Week 474: For A Child Born Dead, by Elizabeth Jennings

This one has mixed associations for me. Our firstborn came into the world over fifty years ago now, but in many ways it seems like yesterday. My wife’s contractions started soon after midnight, and having had a tricky pregnancy she was whisked off to hospital by ambulance while I followed after. On arrival she was directed to a ward and I to some sort of fathers’ room, where I spent a rather uncomfortable night trying to sleep on a couple of plastic chairs. (My wife wishes to point out that her own night was also not entirely without discomfort). In the course of this I chummed up with another young first-time father.

In the morning my wife was moved to a delivery room and I sat with her through a long hot June morning until around half-past two in the afternoon we were gifted with the never to be taken for granted miracle of a lusty new life coming into the world. I left the room walking on air after holding my firstborn son, and bumping into my friend of the night before told him all about it, remembering at the end to ask how his had gone. ‘Oh, ours was stillborn’, he said quietly, and I saw then his stricken young face.

I could think of nothing to say except ‘Oh, I’m so sorry’, apologising as much for my own tactless happiness as for the cruelty of chance, and perhaps there is nothing more useful anyway to be said in such cases. Yet at least this poem makes some attempt to grapple with that strangest and blankest of griefs.

For A Child Born Dead

What ceremony can we fit
You into now? If you had come
Out of a warm and noisy room
To this, there’d be an opposite
For us to know you by. We could
Imagine you in lively mood

And then look at the other side,
The mood drawn out of you, the breath
Defeated by the power of death
But we have never seen you stride
Ambitiously the world we know.
You could not come and yet you go.

But there is nothing now to mar
Your clear refusal of our world
Not in our memories can we mould
You or distort your character.
Then all our consolation is
That grief can be as pure as this.

Elizabeth Jennings

Week 473: Juliet, by Patricia Beer

This is an early poem by Patricia Beer (see also week 191), written in her first somewhat romantic and soft-focus style that is quite unlike her later much edgier work. I have never quite made up my mind about it. I do admire it for its imagery and musicality, but the trouble with poems that riff on someone else’s work or draw on the ‘myth kitty’ is that they can seem a bit secondhand and, paradoxically, rootless, so this may be one of those cases where I want to say to the poet ‘Yes, very nice, but why?’. So it is that personally I would rate the week 191 piece, ‘Bereavement’, as the better poem for seeming more urgent, more necessary: a lot of developing as a poet is about getting ever closer to your own experience and less reliant on that of others.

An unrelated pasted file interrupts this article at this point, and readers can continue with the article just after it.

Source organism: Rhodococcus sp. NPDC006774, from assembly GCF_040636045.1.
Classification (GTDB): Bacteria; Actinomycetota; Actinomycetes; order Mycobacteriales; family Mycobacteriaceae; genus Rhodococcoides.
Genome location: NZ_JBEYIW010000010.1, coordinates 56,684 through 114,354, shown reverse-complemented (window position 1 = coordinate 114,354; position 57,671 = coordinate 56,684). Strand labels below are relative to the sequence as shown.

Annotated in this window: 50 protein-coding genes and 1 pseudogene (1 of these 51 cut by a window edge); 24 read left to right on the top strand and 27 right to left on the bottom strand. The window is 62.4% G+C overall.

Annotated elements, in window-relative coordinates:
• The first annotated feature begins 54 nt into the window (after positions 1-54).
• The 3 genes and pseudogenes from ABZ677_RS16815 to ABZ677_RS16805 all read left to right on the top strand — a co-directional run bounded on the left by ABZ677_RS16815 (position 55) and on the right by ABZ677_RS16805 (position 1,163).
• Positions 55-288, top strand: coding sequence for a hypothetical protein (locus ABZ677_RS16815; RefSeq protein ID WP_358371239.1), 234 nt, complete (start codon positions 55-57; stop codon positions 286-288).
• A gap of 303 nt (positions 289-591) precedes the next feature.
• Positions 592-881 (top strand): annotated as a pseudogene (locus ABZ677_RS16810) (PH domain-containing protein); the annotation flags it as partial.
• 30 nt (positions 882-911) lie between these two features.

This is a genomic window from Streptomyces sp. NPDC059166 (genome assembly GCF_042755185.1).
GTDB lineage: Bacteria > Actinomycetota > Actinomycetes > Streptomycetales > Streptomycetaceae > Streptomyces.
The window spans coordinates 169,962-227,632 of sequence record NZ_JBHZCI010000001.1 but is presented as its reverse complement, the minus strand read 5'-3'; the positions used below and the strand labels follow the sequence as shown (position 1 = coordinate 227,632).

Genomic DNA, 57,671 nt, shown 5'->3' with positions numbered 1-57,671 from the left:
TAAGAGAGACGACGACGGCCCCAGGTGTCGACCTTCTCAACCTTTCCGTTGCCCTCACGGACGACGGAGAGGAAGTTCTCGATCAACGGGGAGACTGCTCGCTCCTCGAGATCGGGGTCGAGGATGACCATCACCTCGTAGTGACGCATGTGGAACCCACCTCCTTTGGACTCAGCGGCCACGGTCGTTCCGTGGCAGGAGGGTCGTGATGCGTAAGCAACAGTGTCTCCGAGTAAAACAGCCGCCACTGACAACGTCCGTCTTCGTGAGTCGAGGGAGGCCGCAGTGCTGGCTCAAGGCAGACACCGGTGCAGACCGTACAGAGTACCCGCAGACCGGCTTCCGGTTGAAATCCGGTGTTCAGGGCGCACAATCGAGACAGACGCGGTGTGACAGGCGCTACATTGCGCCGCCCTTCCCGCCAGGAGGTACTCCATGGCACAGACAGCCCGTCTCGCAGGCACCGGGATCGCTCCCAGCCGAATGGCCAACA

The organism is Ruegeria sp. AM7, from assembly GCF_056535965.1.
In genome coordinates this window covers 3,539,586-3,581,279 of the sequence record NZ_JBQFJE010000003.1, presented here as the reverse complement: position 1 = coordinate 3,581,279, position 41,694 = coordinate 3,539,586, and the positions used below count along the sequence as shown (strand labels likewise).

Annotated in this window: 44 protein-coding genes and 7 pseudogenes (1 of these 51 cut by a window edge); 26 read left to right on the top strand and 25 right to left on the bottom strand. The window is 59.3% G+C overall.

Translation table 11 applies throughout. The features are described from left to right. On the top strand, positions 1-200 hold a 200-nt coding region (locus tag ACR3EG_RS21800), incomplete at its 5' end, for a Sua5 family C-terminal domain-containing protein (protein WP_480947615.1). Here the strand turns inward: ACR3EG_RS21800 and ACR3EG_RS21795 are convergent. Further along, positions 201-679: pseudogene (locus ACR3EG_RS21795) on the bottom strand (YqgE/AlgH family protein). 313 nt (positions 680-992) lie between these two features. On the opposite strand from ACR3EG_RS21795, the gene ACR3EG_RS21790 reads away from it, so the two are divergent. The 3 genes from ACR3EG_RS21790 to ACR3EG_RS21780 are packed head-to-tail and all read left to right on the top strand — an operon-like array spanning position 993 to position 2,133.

So come I into church again
My body straight as thunder rain,
My mouth grey as sirocco skies
My lids are newly fallen snow
And no March now will ever show
The tears that bloom inside my eys

Before the swift world turned to me,
Before the green plain like a sea
Shouldering Verona wall
Pushed the stones and lizards down
Unpicked the cobbles of the town
I never touched the world at all.

Now high in church my father stands
And takes my father by the hands.
The living peal into the sun
United as a chime of bells
But in the dark like scattered pearls
The matchless dead lie one by one.

Low on the bright mosaic floor
I who am Juliet no more
Have become Juliet at last,
Candlelit, unchangeable.
In this loud night the miracle
Of tomb and history go past.

Patricia Beer

Week 472: Sheep, by W.H.Davies

Following on from last week, another poem with a surprising choice of subject matter: who would have thought that transporting sheep by boat could produce a piece that I for one, not normally much of a W.H.Davies fan, find curiously effective for all its seeming naivety. I think it owes its success to the poet’s empathy with the unfortunate beasts, and that’s fine, but I wonder if it also works by stirring up thoughts of human cargoes, slaves and convicts, also transported by sea in appalling conditions, and with scarcely more notion of where they were or understanding of what lay in store for them than had the poor sheep in the poem.


When I was once in Baltimore,
A man came up and cried,
‘Come, I have eighteen hundred sheep,
And we will sail on Tuesday’s tide.

‘If you will sail with me, young man,
I’ll pay you fifty shillings down;
These eighteen hundred sheep I take
From Baltimore to Glasgow town.’

He paid me fifty shillings down,
I sailed with eighteen hundred sheep;
We soon had cleared the harbour’s mouth,